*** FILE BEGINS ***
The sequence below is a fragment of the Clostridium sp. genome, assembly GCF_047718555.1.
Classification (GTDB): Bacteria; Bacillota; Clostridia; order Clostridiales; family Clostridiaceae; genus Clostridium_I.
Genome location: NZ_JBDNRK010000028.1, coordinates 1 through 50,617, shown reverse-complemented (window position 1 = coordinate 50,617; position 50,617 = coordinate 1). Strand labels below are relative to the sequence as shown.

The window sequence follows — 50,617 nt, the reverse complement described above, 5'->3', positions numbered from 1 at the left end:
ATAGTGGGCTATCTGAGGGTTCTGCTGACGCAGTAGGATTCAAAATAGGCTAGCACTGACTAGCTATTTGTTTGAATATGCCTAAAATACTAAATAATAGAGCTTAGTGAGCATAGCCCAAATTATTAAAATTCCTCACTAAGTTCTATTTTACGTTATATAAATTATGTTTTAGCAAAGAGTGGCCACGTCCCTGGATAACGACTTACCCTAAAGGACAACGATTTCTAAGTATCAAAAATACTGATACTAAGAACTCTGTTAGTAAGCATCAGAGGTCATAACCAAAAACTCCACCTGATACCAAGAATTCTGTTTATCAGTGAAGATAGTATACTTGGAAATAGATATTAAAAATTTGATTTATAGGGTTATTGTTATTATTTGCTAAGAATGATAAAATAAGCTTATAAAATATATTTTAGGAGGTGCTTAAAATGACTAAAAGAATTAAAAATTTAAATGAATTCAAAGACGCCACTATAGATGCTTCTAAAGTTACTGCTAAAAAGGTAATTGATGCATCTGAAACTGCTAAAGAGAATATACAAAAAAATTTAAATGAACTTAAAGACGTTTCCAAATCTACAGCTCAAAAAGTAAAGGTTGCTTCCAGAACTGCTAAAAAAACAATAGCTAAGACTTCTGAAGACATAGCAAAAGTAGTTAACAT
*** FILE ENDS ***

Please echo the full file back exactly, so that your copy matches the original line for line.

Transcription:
The sequence below is a fragment of the Clostridium sp. genome, assembly GCF_047718555.1.
Classification (GTDB): Bacteria; Bacillota; Clostridia; order Clostridiales; family Clostridiaceae; genus Clostridium_I.
Genome location: NZ_JBDNRK010000028.1, coordinates 1 through 50,617, shown reverse-complemented (window position 1 = coordinate 50,617; position 50,617 = coordinate 1). Strand labels below are relative to the sequence as shown.

The window sequence follows — 50,617 nt, the reverse complement described above, 5'->3', positions numbered from 1 at the left end:
ATAGTGGGCTATCTGAGGGTTCTGCTGACGCAGTAGGATTCAAAATAGGCTAGCACTGACTAGCTATTTGTTTGAATATGCCTAAAATACTAAATAATAGAGCTTAGTGAGCATAGCCCAAATTATTAAAATTCCTCACTAAGTTCTATTTTACGTTATATAAATTATGTTTTAGCAAAGAGTGGCCACGTCCCTGGATAACGACTTACCCTAAAGGACAACGATTTCTAAGTATCAAAAATACTGATACTAAGAACTCTGTTAGTAAGCATCAGAGGTCATAACCAAAAACTCCACCTGATACCAAGAATTCTGTTTATCAGTGAAGATAGTATACTTGGAAATAGATATTAAAAATTTGATTTATAGGGTTATTGTTATTATTTGCTAAGAATGATAAAATAAGCTTATAAAATATATTTTAGGAGGTGCTTAAAATGACTAAAAGAATTAAAAATTTAAATGAATTCAAAGACGCCACTATAGATGCTTCTAAAGTTACTGCTAAAAAGGTAATTGATGCATCTGAAACTGCTAAAGAGAATATACAAAAAAATTTAAATGAACTTAAAGACGTTTCCAAATCTACAGCTCAAAAAGTAAAGGTTGCTTCCAGAACTGCTAAAAAAACAATAGCTAAGACTTCTGAAGACATAGCAAAAGTAGTTAACAT